People feel better when they think they are getting a great bargain when they shop. Knowing this, some retailerâ€s markup items above the traditional retail price and then offer a 60 percent discount. If they had simply discounted the normal retail price by 20 percent, the resulting â€œsale priceâ€ would have been the same. One retailer says that he is just making shoppers happy that they got a great deal when he inflates the retail price before discounting.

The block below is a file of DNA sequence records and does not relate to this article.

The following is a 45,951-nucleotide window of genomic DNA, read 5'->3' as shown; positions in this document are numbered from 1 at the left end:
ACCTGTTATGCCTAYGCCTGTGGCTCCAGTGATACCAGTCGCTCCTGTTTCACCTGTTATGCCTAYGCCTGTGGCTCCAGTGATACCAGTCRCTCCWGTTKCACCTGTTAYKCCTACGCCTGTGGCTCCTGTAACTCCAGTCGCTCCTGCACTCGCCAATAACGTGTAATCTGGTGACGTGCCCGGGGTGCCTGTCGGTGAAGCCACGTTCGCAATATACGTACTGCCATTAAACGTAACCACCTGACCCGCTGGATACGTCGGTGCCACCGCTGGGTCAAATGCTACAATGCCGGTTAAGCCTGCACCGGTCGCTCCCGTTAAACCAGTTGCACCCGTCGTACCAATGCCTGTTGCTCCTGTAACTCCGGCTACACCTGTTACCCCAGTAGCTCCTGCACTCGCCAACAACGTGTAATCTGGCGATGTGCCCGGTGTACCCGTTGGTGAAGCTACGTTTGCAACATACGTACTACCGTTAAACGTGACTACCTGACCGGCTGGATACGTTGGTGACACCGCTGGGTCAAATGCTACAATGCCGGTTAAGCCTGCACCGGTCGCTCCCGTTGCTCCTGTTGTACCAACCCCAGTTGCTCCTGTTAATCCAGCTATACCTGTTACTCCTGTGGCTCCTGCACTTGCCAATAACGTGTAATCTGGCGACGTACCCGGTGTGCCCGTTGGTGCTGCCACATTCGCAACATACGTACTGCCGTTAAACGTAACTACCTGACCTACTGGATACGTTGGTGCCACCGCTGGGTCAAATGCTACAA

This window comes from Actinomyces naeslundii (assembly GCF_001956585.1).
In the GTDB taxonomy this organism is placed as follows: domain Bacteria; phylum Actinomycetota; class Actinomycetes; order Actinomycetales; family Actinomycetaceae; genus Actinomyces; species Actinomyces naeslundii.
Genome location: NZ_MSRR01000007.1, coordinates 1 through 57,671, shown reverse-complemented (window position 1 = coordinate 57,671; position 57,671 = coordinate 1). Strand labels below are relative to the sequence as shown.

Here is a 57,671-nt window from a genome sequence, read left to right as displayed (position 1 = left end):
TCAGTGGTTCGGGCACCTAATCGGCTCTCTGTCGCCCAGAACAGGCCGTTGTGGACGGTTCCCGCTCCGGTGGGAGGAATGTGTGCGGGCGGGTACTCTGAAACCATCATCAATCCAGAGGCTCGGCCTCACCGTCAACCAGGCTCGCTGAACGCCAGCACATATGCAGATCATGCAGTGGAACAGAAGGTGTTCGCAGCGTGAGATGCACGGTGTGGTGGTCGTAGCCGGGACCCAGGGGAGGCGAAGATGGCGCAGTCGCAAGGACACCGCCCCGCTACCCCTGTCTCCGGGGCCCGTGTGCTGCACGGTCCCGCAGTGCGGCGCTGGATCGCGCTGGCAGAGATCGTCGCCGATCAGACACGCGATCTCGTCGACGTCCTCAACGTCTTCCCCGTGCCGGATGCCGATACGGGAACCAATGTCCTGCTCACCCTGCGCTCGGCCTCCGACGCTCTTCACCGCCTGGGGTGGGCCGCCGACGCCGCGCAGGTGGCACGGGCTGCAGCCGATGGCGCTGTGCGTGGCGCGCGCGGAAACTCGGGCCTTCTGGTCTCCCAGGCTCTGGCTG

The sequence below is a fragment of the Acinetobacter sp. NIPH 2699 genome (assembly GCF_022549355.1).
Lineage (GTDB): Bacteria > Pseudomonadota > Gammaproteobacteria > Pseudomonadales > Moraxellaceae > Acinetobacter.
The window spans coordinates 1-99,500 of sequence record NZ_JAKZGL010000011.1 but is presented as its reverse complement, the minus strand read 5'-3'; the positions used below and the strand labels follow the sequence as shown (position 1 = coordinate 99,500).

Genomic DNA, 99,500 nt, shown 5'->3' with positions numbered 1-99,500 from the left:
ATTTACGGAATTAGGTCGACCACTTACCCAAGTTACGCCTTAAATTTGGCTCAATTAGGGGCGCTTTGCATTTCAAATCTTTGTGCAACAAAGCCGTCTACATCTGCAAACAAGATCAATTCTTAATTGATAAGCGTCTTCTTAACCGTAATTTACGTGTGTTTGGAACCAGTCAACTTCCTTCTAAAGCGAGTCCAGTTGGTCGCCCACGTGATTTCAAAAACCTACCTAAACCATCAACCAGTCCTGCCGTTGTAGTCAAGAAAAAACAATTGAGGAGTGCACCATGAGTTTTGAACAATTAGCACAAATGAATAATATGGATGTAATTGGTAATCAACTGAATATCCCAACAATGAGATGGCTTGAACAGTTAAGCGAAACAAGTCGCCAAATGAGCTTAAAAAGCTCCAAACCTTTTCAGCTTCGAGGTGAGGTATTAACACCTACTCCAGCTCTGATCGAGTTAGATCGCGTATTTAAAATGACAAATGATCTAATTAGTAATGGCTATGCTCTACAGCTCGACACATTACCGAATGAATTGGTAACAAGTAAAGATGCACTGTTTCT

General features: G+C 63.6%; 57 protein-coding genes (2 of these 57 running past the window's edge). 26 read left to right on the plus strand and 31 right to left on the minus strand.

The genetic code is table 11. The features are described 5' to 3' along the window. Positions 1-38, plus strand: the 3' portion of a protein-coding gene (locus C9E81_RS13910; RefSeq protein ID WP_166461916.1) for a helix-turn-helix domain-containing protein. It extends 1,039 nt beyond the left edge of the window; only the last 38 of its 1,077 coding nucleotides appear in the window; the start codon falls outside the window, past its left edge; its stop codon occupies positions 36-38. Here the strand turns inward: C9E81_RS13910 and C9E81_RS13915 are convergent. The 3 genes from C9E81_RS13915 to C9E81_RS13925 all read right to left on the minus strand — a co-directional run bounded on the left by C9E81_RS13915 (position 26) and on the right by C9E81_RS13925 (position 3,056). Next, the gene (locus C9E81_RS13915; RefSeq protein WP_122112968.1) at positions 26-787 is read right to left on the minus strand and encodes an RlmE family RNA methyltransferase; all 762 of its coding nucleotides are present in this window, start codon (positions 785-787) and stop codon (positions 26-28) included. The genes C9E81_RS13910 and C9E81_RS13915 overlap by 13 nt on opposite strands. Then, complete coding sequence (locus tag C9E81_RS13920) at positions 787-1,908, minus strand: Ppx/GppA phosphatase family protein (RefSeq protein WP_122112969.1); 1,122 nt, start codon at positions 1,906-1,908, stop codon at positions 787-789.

Significantly marking up prices in order to offer â€œdeep discountsâ€ is not an unethical pricing practice per se, but it may be considered misleading advertising. The retailer is not really reducing its profits as a result of offering the sale price, even though a 60 percent discount implies a financial sacrifice on the part of the retailer for the benefit of the customer.
The situation described above could, perhaps, be considered a sales promotion that uses deception or manipulation.
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